Republic of Moreland

October 22, 2007

“Like the guy in that ad with the microwave”

Filed under: books & writing,nonsense — Kath @ 6:27 pm

This semester I started teaching first-year writing students at a university rated at the very bottom in the Best Universities Guide. It’s located in Zone 3 — or what was until recently, when Zone 2’s girth expanded. Most of the students are from suburbs listed on the bottom rung in the real estate valuation pages (those suburbs topping the unemployment charts); many are first-generation Australians; many are the first in their families to go to university. I’m guessing they wouldn’t think to describe themselves as I’ve just done, and sometimes I feel like an impostor.

I love my students — I really do. As a colleague said, they don’t have tickets on themselves.

Sometimes I find myself teaching them tenets of good writing I’m yet to learn myself. One class exercise was to minimise adjectives and let our verbs do the hard work (I wish!). Each of us had to write a passage describing someone in the room, and then read it to the class.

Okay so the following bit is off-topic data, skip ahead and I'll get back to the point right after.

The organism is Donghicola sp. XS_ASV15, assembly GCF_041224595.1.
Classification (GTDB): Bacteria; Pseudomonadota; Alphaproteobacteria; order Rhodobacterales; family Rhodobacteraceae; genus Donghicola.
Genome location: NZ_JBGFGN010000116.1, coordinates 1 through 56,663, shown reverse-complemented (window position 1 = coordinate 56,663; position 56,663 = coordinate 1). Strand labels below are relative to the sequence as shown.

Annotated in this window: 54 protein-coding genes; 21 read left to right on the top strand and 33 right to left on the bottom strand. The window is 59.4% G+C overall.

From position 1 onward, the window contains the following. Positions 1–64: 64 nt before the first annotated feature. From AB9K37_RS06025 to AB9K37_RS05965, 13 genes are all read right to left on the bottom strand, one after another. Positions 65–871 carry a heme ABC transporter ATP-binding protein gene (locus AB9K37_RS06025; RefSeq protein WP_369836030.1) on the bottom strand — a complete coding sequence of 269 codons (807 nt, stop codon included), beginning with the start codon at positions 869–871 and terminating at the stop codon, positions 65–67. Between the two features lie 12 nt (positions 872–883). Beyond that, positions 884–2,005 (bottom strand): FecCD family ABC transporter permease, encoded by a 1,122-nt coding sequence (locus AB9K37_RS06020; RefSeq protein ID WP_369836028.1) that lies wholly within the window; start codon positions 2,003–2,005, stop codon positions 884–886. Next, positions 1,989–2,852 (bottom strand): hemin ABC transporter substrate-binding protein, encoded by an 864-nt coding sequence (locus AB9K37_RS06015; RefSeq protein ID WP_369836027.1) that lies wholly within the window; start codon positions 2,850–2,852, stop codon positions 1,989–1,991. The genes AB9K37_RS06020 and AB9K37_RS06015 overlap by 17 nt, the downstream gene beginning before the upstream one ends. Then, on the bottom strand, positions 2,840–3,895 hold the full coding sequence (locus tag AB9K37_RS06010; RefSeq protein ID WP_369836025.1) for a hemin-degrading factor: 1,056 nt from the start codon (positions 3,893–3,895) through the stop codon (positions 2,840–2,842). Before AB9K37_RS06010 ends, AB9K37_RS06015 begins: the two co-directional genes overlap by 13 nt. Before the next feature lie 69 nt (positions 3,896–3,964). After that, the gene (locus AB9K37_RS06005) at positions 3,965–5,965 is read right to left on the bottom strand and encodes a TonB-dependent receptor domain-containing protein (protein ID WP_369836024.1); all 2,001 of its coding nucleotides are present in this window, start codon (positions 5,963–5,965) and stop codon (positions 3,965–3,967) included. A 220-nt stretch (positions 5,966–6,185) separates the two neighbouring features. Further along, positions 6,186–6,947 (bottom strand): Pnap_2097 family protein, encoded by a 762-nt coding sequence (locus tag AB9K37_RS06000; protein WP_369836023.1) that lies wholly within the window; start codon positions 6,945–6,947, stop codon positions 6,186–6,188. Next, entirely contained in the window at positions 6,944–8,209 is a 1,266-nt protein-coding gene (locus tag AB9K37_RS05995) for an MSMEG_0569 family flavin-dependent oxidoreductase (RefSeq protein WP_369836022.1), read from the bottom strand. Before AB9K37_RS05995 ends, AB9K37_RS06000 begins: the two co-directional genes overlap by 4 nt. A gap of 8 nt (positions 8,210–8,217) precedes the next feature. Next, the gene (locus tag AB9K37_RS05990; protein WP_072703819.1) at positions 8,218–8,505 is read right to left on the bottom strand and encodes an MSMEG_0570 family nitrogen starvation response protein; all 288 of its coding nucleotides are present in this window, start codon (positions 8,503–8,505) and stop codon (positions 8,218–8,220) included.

Knowing that adjectives would indeed flow, I became anxious as students started scribbling. Polite restraint isn’t characteristic of my class, and I was fearful of the offensive descriptions that might ensue: of flesh billowing out of too-tight jeans; of try-hard piercings; of swampy complexion, fussy synthetic track pants, prim hijabs, a smile that goes down instead of up, nicotine fingertips, overstated bling, service-station sunglasses, solariumed cleavage, lank hair.

The adjectives did pour out, but not as I’d second-guessed, with my Zone 1 prejudices. A scarf was described as knotted noose-like around the wearer’s neck. (The wearer chortled.) A woman was described in purple prose (by the lank-haired lad) as having hair that cascaded mermaid-like on to the pleasing tension of her t-shirt. (I swallowed and looked at the woman, who grinned, unblushing.) Another woman named every shade of grey in a headscarf: dove-grey, rain-grey, corporate-grey. Someone was “like the guy in that ad with the microwave…”

I love my classes: they are so intimate. Semester is almost over, and I’m sad.

October 12, 2007

Wisdom from Raymond Carver

Filed under: books & writing — Kath @ 5:20 pm

“Writing is trouble, make no mistake, for everyone involved, and who needs trouble?”

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